I have a small panel; rated 13.4V 350mA, there's no electronics, you just connect to a {car} battery and wait for the sun to come out.

It's rubbish though; in the UK it doesn't work it's only small 2 panels each 4" x 6.5". Perhaps it works somewhere tropical.

 

Last Edited: Sun. May 17, 2020 - 10:38 AM
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PWM buck converter 

 

How would you make that without a coil ?

 

 

If you have a slow PWM perhaps the coil from an small relay could be used I guess OP has that. (but it depends of the power 1W 5W 10W ?) 

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N.Winterbottom wrote:
Perhaps it works somewhere tropical.
or more temperate

Simplify Small Solar Systems* with Hysteretic Controller | Analog Devices

[3/4 page, rule of tens]

These relationships were derived for Milpitas, California to give 4 days’ run time on unassisted battery power, with the panel oriented for maximum winter insolation. ...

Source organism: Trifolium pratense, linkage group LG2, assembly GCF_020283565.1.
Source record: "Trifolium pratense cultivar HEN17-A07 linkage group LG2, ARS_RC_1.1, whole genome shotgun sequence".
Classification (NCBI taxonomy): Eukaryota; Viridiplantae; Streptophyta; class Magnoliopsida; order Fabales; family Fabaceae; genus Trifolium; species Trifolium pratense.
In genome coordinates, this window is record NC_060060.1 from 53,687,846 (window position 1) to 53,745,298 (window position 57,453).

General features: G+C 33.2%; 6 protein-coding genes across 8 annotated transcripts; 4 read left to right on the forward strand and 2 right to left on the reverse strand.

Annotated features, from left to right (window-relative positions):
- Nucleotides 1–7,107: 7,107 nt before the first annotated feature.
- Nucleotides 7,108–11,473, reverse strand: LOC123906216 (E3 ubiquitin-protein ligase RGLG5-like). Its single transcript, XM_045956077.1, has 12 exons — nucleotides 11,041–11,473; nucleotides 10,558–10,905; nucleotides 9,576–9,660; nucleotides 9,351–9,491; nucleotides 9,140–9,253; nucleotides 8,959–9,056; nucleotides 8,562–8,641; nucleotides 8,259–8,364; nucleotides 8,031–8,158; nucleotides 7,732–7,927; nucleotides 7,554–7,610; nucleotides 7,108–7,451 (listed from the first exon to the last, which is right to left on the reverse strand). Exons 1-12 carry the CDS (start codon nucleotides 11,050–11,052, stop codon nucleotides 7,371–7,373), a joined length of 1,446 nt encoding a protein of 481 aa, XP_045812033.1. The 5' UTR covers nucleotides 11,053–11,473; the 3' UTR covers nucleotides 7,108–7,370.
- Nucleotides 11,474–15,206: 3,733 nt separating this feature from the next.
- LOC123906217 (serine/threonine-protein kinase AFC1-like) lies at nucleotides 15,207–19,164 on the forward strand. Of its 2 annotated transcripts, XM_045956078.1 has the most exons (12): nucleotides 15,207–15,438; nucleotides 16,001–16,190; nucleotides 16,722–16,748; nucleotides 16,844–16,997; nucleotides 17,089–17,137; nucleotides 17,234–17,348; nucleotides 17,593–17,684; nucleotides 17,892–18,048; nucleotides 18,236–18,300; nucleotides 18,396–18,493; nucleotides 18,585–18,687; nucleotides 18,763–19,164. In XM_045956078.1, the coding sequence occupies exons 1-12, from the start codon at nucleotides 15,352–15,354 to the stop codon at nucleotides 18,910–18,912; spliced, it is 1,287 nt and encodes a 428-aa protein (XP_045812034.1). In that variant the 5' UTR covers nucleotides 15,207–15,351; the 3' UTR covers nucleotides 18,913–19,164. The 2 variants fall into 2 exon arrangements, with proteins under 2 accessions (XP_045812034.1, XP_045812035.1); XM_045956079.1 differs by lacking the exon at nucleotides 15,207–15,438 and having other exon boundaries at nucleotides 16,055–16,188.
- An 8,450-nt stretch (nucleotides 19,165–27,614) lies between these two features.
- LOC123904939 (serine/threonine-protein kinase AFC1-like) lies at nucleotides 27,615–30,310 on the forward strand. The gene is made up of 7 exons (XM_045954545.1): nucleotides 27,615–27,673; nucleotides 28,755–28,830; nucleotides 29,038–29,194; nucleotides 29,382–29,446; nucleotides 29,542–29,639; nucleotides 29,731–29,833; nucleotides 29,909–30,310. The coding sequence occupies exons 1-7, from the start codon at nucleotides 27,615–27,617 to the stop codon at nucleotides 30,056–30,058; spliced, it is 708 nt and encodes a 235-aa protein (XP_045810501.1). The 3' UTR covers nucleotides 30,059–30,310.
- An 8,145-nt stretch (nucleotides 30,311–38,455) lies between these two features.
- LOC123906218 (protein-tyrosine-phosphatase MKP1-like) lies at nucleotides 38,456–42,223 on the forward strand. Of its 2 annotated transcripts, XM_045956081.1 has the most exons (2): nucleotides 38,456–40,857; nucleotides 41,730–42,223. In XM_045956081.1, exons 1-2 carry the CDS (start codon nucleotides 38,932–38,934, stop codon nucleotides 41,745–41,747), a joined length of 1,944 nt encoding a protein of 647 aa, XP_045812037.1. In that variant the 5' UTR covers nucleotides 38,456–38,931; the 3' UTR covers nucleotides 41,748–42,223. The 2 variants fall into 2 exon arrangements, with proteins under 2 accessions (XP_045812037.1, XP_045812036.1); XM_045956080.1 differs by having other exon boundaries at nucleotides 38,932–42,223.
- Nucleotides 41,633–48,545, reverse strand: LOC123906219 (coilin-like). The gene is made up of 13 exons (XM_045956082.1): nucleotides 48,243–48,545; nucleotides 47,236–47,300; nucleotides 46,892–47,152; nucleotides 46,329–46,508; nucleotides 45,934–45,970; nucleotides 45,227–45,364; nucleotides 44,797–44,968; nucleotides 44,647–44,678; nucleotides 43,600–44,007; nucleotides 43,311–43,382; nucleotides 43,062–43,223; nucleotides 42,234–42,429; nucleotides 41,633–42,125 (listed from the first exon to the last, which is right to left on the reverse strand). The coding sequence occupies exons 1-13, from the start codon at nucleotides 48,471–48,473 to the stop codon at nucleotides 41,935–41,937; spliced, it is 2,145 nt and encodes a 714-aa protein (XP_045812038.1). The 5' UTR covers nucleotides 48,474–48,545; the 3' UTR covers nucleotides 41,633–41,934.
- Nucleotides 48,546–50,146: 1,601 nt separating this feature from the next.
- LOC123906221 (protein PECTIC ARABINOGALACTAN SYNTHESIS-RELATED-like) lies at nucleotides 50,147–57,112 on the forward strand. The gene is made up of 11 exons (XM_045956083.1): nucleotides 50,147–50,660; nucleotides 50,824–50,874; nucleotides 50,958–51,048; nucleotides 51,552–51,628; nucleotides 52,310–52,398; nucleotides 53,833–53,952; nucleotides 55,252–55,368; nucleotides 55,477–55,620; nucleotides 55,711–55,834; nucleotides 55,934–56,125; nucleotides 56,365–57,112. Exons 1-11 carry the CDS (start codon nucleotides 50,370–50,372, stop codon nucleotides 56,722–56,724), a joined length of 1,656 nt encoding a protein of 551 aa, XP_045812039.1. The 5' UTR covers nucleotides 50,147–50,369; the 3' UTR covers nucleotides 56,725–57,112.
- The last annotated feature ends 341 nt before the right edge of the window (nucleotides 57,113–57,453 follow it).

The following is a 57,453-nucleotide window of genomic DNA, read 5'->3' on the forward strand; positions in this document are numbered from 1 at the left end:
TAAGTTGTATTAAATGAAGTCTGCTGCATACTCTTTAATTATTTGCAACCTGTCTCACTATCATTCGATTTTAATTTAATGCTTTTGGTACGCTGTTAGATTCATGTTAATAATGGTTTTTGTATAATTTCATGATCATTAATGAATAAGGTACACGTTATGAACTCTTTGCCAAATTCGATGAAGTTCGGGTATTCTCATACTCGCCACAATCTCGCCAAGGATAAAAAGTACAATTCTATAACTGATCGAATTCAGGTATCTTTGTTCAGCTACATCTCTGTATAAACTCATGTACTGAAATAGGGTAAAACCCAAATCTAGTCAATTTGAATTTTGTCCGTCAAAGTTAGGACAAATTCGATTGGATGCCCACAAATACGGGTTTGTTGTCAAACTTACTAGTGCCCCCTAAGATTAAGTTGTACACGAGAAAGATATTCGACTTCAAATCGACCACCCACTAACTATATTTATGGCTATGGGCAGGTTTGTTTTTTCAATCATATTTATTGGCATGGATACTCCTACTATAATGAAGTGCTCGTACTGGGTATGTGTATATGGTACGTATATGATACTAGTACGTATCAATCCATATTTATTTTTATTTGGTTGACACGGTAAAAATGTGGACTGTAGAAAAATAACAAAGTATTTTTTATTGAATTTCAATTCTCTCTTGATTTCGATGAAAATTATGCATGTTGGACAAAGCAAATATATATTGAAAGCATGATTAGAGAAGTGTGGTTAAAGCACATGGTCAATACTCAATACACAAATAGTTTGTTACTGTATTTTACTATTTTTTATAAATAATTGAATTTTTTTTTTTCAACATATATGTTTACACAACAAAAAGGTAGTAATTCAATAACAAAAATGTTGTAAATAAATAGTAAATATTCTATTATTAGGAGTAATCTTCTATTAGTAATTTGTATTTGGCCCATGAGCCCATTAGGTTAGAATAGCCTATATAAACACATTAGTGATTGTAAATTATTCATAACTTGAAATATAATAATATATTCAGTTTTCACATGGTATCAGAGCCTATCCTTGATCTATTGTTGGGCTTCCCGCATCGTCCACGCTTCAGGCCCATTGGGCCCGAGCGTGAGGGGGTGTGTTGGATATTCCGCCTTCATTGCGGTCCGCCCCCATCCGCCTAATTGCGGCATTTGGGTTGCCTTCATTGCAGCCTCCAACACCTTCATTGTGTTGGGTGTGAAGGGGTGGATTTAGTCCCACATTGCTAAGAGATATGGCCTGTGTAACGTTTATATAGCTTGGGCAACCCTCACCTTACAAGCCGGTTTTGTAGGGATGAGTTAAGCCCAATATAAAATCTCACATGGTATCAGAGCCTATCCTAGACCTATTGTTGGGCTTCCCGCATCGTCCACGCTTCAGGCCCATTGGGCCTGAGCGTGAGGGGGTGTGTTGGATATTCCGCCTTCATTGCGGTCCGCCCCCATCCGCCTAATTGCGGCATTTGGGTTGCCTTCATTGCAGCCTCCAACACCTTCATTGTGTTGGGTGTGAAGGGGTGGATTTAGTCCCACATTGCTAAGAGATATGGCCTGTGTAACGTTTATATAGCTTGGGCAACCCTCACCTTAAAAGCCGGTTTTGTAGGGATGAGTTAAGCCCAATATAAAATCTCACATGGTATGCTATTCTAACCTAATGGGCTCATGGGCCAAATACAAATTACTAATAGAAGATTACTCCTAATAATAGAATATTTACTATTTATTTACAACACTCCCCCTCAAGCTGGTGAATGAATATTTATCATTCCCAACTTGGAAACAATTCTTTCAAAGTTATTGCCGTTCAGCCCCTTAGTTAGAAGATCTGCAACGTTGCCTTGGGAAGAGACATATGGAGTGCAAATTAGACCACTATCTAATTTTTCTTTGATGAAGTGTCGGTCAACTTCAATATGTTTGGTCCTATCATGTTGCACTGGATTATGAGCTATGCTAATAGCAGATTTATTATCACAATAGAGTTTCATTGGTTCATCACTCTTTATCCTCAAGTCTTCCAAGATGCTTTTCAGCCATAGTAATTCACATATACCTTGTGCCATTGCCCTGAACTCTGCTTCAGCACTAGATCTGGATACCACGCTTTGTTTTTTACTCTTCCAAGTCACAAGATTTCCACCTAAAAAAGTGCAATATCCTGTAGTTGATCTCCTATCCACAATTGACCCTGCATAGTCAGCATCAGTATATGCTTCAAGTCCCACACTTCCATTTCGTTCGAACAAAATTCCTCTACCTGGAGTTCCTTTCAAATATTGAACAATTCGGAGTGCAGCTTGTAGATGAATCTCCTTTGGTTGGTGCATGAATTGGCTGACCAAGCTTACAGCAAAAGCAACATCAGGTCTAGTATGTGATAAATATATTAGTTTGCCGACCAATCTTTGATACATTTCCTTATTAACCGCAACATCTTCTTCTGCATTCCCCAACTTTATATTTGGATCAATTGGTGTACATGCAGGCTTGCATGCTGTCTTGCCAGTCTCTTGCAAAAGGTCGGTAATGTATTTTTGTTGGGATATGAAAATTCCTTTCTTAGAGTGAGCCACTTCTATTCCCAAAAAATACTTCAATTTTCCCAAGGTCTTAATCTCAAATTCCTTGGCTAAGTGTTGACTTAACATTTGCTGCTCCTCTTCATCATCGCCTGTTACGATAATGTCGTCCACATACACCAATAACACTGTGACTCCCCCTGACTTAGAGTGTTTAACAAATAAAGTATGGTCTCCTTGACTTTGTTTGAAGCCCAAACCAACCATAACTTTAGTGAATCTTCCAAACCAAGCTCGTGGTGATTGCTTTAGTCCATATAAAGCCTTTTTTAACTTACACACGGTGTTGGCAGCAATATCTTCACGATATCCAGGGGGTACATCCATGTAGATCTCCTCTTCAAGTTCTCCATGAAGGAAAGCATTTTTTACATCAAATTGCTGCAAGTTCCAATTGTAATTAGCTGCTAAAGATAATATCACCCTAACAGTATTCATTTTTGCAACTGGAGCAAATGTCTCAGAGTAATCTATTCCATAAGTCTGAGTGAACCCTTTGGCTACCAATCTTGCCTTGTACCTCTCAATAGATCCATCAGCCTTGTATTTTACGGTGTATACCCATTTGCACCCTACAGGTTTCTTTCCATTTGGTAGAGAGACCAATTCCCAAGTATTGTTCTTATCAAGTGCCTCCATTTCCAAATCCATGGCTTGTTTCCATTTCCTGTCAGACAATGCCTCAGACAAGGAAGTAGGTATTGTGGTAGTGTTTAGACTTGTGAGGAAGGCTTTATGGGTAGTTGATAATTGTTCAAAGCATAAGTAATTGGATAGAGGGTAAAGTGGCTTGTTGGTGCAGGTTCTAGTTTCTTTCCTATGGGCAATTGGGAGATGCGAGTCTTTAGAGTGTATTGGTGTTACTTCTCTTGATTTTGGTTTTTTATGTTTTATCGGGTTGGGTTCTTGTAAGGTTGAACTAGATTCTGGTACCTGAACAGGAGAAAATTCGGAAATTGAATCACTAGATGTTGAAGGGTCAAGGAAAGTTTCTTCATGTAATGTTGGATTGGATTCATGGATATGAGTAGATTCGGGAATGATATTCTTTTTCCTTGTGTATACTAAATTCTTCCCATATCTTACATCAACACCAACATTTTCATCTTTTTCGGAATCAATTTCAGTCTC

"Dare to be naïve." - Buckminster Fuller

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N.Winterbottom wrote:

I have a small panel; rated 13.4V 350mA, there's no electronics, you just connect to a {car} battery and wait for the sun to come out.

A sloar panel approximates to a current source i believe.

So if the maximum current you can ever get out of the solar panel is less than the maximum safe trickle charge current (assuming the battery type can be safely trickle charged), no electronics needed, you can just connect the panel to the battery.

Same with nicd, you can quite happily connect the panel directly to a pack of cells, as long as the max current out of the panel is small enough. You can connect it directly to a single cell if you want. Just not very efficient. I presume by adding some electronics in between you can produce a much more efficient setup, particularly if charging a small number of nicd from a nominal 20V panel, but my limited knowledge runs out at this point!